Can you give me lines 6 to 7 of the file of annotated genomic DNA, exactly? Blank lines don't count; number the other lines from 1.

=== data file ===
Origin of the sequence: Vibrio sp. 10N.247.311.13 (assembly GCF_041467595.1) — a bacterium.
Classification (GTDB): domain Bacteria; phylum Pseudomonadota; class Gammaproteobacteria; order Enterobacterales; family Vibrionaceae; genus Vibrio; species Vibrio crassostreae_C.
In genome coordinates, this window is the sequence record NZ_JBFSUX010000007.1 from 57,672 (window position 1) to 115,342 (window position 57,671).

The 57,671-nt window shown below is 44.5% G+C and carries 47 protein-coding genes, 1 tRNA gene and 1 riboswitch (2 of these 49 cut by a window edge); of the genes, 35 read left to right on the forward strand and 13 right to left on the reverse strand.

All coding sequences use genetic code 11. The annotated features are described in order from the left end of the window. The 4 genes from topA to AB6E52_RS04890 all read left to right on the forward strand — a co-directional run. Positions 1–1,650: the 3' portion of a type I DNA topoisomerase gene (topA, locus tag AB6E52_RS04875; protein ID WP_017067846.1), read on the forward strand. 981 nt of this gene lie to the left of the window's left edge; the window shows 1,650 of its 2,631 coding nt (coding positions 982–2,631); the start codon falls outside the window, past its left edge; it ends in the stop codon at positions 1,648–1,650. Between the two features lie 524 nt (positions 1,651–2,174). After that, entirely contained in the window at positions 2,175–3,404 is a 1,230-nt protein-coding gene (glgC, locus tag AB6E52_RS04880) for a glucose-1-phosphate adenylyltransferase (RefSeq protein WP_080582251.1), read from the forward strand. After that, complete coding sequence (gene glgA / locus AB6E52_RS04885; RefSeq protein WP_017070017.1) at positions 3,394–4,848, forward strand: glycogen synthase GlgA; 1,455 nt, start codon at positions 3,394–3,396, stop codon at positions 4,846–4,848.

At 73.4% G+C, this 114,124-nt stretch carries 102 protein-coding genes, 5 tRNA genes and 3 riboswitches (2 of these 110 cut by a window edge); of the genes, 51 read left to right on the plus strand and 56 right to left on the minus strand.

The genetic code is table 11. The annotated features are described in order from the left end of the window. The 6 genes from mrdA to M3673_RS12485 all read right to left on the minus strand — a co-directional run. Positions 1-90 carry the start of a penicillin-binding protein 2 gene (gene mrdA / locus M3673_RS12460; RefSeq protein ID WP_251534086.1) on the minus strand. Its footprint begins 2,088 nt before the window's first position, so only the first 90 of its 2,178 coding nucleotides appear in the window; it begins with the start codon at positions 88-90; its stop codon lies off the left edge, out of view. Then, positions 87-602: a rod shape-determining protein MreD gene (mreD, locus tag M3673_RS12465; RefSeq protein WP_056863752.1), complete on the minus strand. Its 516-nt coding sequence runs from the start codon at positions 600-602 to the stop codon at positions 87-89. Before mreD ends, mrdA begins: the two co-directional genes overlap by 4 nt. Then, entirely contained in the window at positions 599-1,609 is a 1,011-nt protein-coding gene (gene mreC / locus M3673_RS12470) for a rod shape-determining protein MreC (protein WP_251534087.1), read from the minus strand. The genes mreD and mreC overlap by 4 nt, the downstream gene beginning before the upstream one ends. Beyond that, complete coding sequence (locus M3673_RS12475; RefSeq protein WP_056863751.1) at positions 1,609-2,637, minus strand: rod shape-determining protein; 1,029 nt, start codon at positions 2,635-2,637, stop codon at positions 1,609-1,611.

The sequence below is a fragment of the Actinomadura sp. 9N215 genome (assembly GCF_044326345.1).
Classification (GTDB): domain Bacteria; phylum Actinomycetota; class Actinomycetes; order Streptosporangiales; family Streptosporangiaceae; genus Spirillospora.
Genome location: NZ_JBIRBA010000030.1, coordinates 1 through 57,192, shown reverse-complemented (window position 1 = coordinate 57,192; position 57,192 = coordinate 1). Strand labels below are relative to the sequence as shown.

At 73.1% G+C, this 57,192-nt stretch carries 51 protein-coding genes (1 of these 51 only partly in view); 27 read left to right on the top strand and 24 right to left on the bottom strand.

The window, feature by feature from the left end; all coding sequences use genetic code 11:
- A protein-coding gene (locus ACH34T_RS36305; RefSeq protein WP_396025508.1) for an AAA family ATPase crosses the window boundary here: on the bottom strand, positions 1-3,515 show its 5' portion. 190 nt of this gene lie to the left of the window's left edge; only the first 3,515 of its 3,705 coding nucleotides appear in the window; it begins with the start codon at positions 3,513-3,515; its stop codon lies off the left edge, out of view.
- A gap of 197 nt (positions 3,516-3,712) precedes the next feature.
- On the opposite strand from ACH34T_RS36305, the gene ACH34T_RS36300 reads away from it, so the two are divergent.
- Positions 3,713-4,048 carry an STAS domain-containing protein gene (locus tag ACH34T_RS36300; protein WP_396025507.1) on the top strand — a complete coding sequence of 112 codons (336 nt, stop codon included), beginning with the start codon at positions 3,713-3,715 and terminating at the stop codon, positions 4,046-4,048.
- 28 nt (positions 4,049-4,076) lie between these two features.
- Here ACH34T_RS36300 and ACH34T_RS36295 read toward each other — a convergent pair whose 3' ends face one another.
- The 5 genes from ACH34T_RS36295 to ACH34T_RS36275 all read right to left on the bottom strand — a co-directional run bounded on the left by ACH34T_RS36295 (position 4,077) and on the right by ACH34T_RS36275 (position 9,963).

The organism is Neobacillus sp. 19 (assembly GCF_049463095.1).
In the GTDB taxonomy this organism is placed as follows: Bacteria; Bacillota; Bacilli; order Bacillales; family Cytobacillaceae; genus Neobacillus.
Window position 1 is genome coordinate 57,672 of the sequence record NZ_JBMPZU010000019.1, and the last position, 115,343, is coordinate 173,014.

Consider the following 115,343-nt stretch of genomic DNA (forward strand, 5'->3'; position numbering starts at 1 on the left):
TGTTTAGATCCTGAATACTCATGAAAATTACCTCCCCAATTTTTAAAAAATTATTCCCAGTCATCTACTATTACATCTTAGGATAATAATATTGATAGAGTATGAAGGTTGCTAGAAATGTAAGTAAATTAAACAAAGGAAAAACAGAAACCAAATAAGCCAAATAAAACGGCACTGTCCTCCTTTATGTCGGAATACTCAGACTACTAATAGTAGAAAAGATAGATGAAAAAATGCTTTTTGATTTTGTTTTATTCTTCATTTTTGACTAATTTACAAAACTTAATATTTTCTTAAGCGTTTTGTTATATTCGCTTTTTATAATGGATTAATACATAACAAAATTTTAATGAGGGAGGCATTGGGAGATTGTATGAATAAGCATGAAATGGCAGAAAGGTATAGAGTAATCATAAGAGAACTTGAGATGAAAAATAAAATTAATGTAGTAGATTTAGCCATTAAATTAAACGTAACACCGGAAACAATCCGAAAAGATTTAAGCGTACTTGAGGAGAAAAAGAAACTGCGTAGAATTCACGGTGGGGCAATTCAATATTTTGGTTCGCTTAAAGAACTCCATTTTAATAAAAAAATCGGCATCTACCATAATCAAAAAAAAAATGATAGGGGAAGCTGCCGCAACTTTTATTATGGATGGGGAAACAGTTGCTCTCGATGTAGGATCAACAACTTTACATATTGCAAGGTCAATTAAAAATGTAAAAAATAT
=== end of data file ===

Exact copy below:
At 73.4% G+C, this 114,124-nt stretch carries 102 protein-coding genes, 5 tRNA genes and 3 riboswitches (2 of these 110 cut by a window edge); of the genes, 51 read left to right on the plus strand and 56 right to left on the minus strand.

The genetic code is table 11. The annotated features are described in order from the left end of the window. The 6 genes from mrdA to M3673_RS12485 all read right to left on the minus strand — a co-directional run. Positions 1-90 carry the start of a penicillin-binding protein 2 gene (gene mrdA / locus M3673_RS12460; RefSeq protein ID WP_251534086.1) on the minus strand. Its footprint begins 2,088 nt before the window's first position, so only the first 90 of its 2,178 coding nucleotides appear in the window; it begins with the start codon at positions 88-90; its stop codon lies off the left edge, out of view. Then, positions 87-602: a rod shape-determining protein MreD gene (mreD, locus tag M3673_RS12465; RefSeq protein WP_056863752.1), complete on the minus strand. Its 516-nt coding sequence runs from the start codon at positions 600-602 to the stop codon at positions 87-89. Before mreD ends, mrdA begins: the two co-directional genes overlap by 4 nt. Then, entirely contained in the window at positions 599-1,609 is a 1,011-nt protein-coding gene (gene mreC / locus M3673_RS12470) for a rod shape-determining protein MreC (protein WP_251534087.1), read from the minus strand. The genes mreD and mreC overlap by 4 nt, the downstream gene beginning before the upstream one ends. Beyond that, complete coding sequence (locus M3673_RS12475; RefSeq protein WP_056863751.1) at positions 1,609-2,637, minus strand: rod shape-determining protein; 1,029 nt, start codon at positions 2,635-2,637, stop codon at positions 1,609-1,611.